This February, Norfolk will host events and performances that honor African American History. From family-friendly to critically-acclaimed performances, there is plenty for everyone to learn and discover! So what are you waiting for? It's time to head to Norfolk celebrate Black History Month!
Waterways to Freedom
Waterways to Freedom comes alive in an incredible, emotionally compelling self-guided tour. The story of slaves using local waters to escape north to freedom, the Waterways to Freedom honors Norfolk’s proud participation in the Underground Railroad Network.
Gallery Talk with Dr. Amelia Ross-Hammond
The Chrysler Museum of Art commemorates Black History Month with a special Gallery Talk with Dr. Amelia Ross-Hammond, founder and executive director of the emerging African American Cultural Center, and Docent Becky Livas. See works from the collection that highlight the history, culture and many artistic contributions of the African American community. Free and open to all. Meets at the Welcome Desk.
“And Still I Rise”
In celebration of our regional contributions to Black History, Nauticus will present “And Still I Rise,” a special day of programming featuring African American leaders in the history, military and science fields. The all-encompassing event will take place on Saturday, February 10, from 10 a.m. to 5 p.m. Admission $7.57. Children ages three and under are free.
Midnight Star and Special Guest the TFC Band
After a lengthy sabbatical, Midnight Star has reemerged ... back on the scene, with class, excitement, and those patented, infectious hit grooves and melodies that rock the house! TFC has a repertoire that spans six decades, from current top 40 hits to classic Motown, American Bandstand, and everything in between, crossing the generational divide. $45-$65 plus applicable fees.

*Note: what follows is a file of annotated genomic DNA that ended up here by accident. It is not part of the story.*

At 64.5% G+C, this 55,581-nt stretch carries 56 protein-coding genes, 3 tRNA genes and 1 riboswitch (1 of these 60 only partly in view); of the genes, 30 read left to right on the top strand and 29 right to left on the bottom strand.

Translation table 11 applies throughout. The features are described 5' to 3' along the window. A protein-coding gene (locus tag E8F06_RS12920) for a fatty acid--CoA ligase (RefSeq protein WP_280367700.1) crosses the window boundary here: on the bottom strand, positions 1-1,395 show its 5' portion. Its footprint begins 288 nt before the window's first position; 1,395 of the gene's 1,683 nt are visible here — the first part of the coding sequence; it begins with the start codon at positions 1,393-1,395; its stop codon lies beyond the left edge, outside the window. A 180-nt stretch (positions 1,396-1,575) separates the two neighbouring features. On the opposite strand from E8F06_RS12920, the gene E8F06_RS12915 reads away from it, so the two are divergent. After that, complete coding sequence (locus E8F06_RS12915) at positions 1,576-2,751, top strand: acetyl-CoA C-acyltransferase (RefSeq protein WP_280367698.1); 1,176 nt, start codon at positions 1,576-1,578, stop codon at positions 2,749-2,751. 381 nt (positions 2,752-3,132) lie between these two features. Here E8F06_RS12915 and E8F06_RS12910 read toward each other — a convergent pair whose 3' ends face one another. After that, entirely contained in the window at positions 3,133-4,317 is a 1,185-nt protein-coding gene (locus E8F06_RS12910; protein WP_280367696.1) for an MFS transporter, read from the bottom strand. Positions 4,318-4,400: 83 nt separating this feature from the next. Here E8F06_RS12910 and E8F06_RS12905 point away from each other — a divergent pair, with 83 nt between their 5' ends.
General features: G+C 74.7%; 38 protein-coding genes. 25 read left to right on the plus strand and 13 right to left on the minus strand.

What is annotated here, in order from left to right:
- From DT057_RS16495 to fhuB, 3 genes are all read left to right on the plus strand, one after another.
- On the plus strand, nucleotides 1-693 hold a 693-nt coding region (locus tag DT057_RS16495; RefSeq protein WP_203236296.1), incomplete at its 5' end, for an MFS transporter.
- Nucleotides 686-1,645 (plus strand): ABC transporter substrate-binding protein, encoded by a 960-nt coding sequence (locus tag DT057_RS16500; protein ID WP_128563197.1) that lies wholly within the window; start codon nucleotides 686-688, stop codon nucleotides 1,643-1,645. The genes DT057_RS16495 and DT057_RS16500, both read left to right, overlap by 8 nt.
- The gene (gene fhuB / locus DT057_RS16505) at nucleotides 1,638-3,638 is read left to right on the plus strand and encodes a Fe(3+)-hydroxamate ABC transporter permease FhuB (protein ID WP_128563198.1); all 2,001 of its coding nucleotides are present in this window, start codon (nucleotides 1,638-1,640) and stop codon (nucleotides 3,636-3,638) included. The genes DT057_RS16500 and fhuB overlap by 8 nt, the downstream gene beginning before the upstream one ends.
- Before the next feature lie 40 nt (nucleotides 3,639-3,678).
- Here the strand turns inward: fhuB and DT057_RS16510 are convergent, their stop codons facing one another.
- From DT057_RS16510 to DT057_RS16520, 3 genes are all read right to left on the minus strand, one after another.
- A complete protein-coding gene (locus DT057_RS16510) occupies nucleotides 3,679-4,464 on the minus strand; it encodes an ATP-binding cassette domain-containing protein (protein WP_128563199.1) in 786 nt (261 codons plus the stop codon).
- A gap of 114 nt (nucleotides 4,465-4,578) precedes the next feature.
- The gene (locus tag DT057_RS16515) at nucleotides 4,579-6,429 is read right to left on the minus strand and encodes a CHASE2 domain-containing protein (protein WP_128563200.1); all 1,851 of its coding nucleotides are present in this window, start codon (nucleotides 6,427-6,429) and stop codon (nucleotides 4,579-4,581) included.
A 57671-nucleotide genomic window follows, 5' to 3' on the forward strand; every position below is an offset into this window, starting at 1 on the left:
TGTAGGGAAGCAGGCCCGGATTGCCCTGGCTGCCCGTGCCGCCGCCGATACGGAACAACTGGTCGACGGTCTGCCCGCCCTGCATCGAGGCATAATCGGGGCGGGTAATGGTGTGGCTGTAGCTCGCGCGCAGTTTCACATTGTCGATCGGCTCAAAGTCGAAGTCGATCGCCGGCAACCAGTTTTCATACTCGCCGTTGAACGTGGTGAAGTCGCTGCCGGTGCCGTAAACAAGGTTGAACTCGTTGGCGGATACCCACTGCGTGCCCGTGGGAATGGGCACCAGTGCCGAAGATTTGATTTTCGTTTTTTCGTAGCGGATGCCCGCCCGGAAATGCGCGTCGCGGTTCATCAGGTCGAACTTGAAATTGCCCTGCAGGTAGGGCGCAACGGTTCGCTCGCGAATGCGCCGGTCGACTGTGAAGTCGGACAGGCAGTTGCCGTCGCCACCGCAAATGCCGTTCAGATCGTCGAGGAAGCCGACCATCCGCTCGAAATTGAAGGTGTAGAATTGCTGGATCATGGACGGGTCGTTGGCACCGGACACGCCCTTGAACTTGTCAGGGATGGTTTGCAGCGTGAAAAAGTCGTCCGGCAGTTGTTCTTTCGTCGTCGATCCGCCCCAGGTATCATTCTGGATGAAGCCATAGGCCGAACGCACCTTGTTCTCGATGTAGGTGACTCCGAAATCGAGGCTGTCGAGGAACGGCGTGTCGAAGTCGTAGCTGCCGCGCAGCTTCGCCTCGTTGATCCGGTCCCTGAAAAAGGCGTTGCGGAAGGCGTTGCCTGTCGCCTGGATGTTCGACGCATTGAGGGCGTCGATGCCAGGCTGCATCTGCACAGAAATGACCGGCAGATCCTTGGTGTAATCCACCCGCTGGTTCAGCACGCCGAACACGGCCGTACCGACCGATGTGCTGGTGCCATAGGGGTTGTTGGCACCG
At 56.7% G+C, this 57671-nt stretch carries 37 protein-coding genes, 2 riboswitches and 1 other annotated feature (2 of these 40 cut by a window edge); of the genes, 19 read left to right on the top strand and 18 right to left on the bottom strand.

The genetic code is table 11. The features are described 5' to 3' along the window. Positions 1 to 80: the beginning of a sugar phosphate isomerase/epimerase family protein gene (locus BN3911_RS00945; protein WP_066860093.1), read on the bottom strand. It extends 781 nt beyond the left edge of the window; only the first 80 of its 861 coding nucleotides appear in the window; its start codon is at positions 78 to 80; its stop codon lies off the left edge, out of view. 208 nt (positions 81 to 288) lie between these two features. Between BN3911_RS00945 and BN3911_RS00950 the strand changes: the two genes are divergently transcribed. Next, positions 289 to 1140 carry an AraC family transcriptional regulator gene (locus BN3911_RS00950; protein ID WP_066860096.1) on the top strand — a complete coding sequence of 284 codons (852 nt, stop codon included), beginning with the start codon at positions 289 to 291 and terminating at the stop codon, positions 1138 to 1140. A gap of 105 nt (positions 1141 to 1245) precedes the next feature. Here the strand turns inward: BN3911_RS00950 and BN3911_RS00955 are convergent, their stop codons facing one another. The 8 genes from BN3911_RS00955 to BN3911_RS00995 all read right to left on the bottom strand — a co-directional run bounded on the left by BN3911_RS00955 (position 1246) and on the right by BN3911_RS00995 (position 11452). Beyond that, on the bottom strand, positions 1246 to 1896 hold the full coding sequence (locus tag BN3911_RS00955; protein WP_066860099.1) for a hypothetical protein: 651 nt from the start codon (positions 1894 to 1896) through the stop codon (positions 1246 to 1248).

Known for her flights of vocal improvisation and her seriously swinging groove, Wade evokes the classic sound of Betty Carter and her idol, Sarah Vaughan. Wade’s style has been embraced by such jazz stars as Wynton Marsalis, who features her regularly at Jazz at Lincoln Center, and Christian McBride, who mentored her at his Jazz Aspen Academy.
Feel the heat! In this dazzling show, high-energy Caribbean and West African music blend with electrifying dance to tell the story of Trinidad steel pan drums and calypso. Designed to captivate audiences of all ages, “Rhythm Live!” features young performers from the Virginia Arts Festival’s Rhythm Project and The Governor’s School for the Arts, who work for months to learn the historically authentic music and acrobatic dance moves.
“Hidden Figures” (2016)
Don't miss retired NASA Human Computer and Engineer Christine Darden as she introduces the film and shares insight about the real-life story behind “Hidden Figures.” A screening of the film will follow. Join us after the film for a book signing in Huber Court. Free and open to all.
“The Mountain Top”
Producing Director Susan Albert Loewenberg presents “The Mountaintop.” Playwright Katori Hall imagines what may have transpired in the overnight hours between the legendary civil rights leader Martin Luther King Jr. and a hotel maid in room 306 the night before Martin Luther King Jr.’s assassination. A hit on Broadway and London’s West End, “The Mountaintop” is “a powerful, poetic take on King’s legacy” (Los Angeles Times).